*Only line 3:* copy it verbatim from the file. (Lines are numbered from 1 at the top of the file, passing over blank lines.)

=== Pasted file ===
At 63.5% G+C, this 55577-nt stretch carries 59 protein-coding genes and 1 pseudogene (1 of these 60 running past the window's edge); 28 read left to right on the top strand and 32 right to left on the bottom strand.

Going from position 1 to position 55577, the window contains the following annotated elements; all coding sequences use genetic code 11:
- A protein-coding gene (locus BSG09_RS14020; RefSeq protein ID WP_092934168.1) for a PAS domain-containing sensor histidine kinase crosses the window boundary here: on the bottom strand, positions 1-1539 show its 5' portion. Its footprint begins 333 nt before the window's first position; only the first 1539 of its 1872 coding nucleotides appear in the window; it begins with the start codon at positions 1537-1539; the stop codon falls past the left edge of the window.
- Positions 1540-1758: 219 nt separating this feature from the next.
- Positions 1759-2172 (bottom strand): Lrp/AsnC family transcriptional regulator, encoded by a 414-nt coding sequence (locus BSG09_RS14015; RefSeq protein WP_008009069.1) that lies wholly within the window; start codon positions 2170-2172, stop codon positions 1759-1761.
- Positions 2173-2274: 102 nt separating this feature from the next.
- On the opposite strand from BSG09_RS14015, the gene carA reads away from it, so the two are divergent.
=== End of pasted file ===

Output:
- A protein-coding gene (locus BSG09_RS14020; RefSeq protein ID WP_092934168.1) for a PAS domain-containing sensor histidine kinase crosses the window boundary here: on the bottom strand, positions 1-1539 show its 5' portion. Its footprint begins 333 nt before the window's first position; only the first 1539 of its 1872 coding nucleotides appear in the window; it begins with the start codon at positions 1537-1539; the stop codon falls past the left edge of the window.